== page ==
Chris Gilson and Julian Kirchherr take a look at the week in Brussels blogging.

The EU Centre

Should there be only one seat (home) for the European Parliament? It costs European taxpayers approximately 200 million euros a year to move the European Parliament between Brussels (Belgium) and Strasbourg (France) every two weeks. Now Martin Schulz, the President of the European Parliament, has confirmed his commitment to a single seat of the European Parliament. Jon Worth hopes this will finally solve the ‘seat question’.  Meanwhile Eva En Europa marks 55 years since the Treaty of Rome.

Does the EU’s fisheries policy do more harm than good? Debating Europe recently spoke with Isabella Lövin, a Member of the European Parliament (MEP) for the Swedish Green Party about the topic. Lövin is the team leader on the Fisheries Committee for the Green Group of MEPs, and has published a book on the subject. She argues that the EU is “not taking responsibility for our common resource, which is the fish.”

Credit: Éole Wind (Creative Commons BY NC SA)

Eberhard Rhein argues on that Europe must remain a global leader in solar and wind energy, as the OFCE Blog looks at the debate over the EU’s new carbon tax for air travel, which has naturally met with a great deal of opposition from the industry. Efficency1st at accuses some EU member states of ‘creative accounting’ in meeting their energy savings targets.

Nucleus at reports on the agreement between the European Commission, MEPs and European governments to cap mobile roaming charges. Interestingly, they report, the UK media is largely silent on the issue. Meanwhile, on her blog, EU Commissioner, Cecilia Malmström announces the creation of the European Cybercrime Centre in January 2013, which will bring together expertise across Europe to fight cybercrime.

EU Foreign policy and the European neighbourhood

The EU has granted Serbia formal EU candidate country status after three years of tough negotiations. However, this is only the first major step towards Serbia’s full EU membership as there are still years of negotiations ahead. The New Federalist argues that Serbia’s flirt with the EU is now turning into a full-blown relationship. Croatia, the War and the Future believes that Tomislav Karamarko is the Croatian politician with the potential to bring the country closer to the EU.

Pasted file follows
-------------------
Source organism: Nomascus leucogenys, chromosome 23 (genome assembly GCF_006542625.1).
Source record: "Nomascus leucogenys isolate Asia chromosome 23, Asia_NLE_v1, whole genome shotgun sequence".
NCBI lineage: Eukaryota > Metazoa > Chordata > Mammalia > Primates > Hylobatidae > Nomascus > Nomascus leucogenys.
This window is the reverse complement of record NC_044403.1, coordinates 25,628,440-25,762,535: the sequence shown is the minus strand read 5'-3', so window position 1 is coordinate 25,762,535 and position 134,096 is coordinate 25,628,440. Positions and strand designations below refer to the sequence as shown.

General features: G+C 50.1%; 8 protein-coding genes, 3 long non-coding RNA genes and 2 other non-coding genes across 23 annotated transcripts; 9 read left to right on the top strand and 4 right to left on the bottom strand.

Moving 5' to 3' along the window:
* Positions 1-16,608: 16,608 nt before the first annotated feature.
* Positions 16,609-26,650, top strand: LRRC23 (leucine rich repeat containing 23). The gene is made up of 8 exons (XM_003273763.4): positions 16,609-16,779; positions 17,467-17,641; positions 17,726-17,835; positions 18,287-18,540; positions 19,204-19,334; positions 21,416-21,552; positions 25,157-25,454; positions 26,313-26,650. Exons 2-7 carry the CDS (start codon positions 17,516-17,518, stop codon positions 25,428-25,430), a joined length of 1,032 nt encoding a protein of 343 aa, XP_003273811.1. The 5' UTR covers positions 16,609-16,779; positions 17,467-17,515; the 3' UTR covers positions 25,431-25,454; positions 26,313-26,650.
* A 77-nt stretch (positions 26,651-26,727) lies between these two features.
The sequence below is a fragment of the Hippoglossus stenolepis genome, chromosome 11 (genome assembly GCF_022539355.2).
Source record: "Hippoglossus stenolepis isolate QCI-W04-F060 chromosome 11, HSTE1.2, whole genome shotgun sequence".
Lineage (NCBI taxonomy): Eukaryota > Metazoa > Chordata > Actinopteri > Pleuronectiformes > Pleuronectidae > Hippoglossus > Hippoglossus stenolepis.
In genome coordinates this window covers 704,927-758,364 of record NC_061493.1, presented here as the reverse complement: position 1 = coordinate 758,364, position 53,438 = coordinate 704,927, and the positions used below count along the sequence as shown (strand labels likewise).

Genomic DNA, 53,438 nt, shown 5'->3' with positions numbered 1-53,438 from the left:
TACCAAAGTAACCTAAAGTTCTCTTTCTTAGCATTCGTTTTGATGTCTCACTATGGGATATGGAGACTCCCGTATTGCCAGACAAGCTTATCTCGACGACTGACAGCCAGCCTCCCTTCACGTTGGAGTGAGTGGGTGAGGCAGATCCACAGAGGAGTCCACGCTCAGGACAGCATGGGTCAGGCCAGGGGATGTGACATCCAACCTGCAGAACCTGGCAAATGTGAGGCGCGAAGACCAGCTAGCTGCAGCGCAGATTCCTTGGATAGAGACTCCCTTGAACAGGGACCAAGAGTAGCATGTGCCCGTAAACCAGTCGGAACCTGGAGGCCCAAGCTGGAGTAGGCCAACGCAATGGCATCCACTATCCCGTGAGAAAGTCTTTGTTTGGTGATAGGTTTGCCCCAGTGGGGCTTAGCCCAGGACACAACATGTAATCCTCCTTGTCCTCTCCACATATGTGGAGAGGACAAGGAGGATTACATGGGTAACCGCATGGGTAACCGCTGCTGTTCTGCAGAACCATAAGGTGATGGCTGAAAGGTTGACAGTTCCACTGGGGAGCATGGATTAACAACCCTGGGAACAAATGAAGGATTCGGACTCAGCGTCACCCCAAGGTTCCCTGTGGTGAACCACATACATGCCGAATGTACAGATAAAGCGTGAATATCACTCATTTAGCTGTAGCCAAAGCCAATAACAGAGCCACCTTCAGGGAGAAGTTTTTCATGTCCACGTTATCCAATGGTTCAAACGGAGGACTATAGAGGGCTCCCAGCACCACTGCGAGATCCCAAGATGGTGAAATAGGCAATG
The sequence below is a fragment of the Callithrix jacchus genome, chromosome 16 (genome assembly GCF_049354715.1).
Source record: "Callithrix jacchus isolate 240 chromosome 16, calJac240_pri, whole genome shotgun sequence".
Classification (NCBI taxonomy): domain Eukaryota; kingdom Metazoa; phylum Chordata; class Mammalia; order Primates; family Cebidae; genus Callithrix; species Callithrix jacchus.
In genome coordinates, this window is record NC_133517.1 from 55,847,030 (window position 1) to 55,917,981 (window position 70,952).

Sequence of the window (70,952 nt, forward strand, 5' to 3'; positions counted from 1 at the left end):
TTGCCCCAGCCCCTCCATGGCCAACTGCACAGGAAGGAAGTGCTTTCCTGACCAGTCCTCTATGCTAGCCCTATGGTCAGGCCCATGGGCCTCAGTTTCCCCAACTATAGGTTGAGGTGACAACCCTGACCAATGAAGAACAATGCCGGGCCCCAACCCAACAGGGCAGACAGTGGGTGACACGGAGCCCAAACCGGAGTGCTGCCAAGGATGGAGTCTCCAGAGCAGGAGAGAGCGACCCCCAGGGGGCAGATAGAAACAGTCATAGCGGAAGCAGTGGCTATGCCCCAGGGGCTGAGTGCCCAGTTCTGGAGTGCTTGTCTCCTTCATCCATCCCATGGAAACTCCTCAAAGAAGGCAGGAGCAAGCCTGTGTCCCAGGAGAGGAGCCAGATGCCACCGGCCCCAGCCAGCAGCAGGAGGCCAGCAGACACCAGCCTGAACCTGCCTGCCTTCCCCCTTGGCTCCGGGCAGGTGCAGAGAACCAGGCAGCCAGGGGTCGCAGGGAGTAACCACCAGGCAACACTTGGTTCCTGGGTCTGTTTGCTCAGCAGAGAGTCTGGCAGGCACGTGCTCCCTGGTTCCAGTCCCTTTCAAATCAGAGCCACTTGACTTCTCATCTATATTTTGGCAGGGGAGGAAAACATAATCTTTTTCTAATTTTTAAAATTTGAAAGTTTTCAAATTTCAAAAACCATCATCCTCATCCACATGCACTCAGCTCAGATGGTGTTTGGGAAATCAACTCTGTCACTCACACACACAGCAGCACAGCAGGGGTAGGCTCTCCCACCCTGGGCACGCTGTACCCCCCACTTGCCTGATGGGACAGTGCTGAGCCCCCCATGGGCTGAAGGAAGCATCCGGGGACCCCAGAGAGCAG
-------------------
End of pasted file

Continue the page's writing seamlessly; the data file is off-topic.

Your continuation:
Martinned hates the idea of reciprocity in European trade, while The New Federalist calls for a stronger EU line against Belarus, and reminds readers of Russia’s support for the regime of Alexander Lukashenko.

The Euro Crisis

The Euro crisis is an evergreen in our weekly round-up. Konstandinos Diamandouros argues on that Germany’s insistence on fiscal austerity will prove invaluable in the future. Supposedly, only austerity can lead the Euro out of its crisis. Later, Protesilaos Stavrou argues that the EU’s protectionist policies against the rest of the world is part of a race to the bottom. Open Europe Blog looks at whether the Euro will be pegged to gold eventually, while Eurosearch reports that Iceland considers adopting the Canadian dollar.

The Centre for European Reform looks at youth unemployment in Europe, saying that as many as 20 per cent of young people are not in employment, education or training, and advises countries to ease up on austerity measures to get growth, and therefore employment, going again.

On Friday, as European leaders met in Copenhagen to agree on the size of the new Eurozone bailout fund, the FT’s Brussels Blog reports that the fund may be as large as €700 billion Euro, or even €940 billion. It actually turns out to be around €800 billion, Open Europe reports.

Across Europe

Should Scotland become independent? Many ‘unionists’ argue that Scotland could not remain a member of the EU then. However, Jon Worth believes that this claim is erroneous.

This week sees a general strike in Spain over austerity measures – Open Europe blog calls the strike ‘two big days’. Nadas es Gratis chart how Spanish banks got into their very poor current state – mostly by disastrous leadership.

Beyond the Transition critically examines the recent reforms passed in Poland. It reports that only 7% of Polish citizens are in favour of raising the country’s retirement age to 67. At week’s end, the FRIDE blog predicts the fall of the Dutch government over an additional 10 Billion Euro worth of cuts that it has agreed to, but is now unable to male.

Will Nicolas Sarkozy be able to win the next French presidential elections? NPThinking observes that Angela Merkel increasingly sympathizes with his main competitor François Hollande.  Open Europe Blog looks at the resurgence of Angela Merkel’s CDU party in elections this week in the Saarland region, and Croatia, the war and the future looks at the candidates for the leadership of Croatia’s leading (but somewhat embattled) party, the Croatian Democratic Union.

And finally…

Herman van Rompuy, President of the European Council, attended the 2012 Seoul Nuclear Security Summit.

Open Europe Blog argues that Belgium was the naughtiest EU Member State of 2011.

Ron at says that this week, Europe’s bloggers have been on the attack.

The FT’s Brussels Blog reports on a humorous press release from Brussels stating that the Pope will attend a Eurozone summit on the rather significant date of 1 April, and urges people to “to pray for divine intervention to save the euro”.

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